Re: [RFC] Migrating net/sched to new module interface

From: Rusty Russell (
Date: Thu Feb 13 2003 - 20:57:38 EST

In message <> you write:
> on Fri, Jan 17, 2003 at 01:27:56PM +1100
> Sorry for the long pause ...
> Rusty Russell wrote:
> > They gave us SMP. What do we gain for your change?
> Mainly a simpler interface - one that doesn't treat module unloading
> as such a special case, but just as yet another fairly regular
> synchronization problem.
> This should also have a performance impact: the current approach
> puts "code locking" outside of the module, and "data locking" inside
> of it. Unifying this eliminates one layer of locking mechanisms.

Um, no. You're special case "optimizing" it.

When you have an object which may vanish, the linux kernel idiom runs
something like this:

        find available object in list
        inc object refcount

The writelock protects the infrastructure, the refcount protects the
object. Deleting is done in two stages (mark deleted and drop
refcount, then whoever drops the refcount to 0 actually does the
free). Usually "mark deleted" means simply remove from the list, but
not always.

The current module code uses exactly the same idiom for the code
itself: we use a heavily read-optimized lock, but that's an
implementation detail.

Now, could you instead lock all the (arbitrary, widespread, unrelated)
accesses to the object, instead of the object itself? Sure. It'd be
unique in the kernel, and involve changing the way every interface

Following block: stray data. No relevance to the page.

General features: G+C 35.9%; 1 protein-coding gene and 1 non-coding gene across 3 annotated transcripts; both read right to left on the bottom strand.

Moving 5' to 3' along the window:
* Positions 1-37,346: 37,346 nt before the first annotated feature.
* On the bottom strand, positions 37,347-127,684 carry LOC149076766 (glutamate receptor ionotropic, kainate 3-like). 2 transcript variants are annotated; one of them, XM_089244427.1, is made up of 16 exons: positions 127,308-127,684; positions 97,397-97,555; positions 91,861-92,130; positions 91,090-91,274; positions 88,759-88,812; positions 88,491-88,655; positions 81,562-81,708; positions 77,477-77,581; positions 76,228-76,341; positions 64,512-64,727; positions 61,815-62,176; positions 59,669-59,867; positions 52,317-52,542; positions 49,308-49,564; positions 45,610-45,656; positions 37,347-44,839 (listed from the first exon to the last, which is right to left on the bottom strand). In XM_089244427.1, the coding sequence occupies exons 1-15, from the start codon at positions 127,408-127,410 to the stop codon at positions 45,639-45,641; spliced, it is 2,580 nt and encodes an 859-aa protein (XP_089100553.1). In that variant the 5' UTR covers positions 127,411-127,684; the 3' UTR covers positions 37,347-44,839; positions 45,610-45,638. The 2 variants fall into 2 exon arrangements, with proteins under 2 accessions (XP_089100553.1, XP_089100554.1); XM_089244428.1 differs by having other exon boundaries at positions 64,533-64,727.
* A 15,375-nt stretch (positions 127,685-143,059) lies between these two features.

works, and probably expose some of the complexity to every module
author (every workable implementation I've seen has this problem), but
you could do it. See below for why I don't think it's worth it.

> Independent of this, we should fix the interfaces that give us
> unstoppable callbacks. These are just disasters waiting to happen,
> modules or no.

I assume you're referring to the many places where we assume that the
structure being added was not dynamically allocated, so don't bother
to protect against its deletion?

That is, of course, orthogonal.

And in general, I agree: not including a refcount is asking for
trouble. But these reference counts are *not* free. The module
reference counts, by comparison, can be made extremely cheap (see
implementation), because we can allocate a cacheline per cpu, and we
can bias "read" speed in preference of awful "write" speed.

In summary: the most obvious implementation is to lock to module as an
object separately from any objects it might create. The current
implementation is extremely fast, requires neither module changes nor
(many) interface changes, and in effect canonicalizes a single
existing method of locking, which coders seem quite comfortable with.

Given these reasons, you can see why I no longer discuss new
implementation ideas with people 8(


  Anyone who quotes me in their sig is an idiot. -- Rusty Russell.

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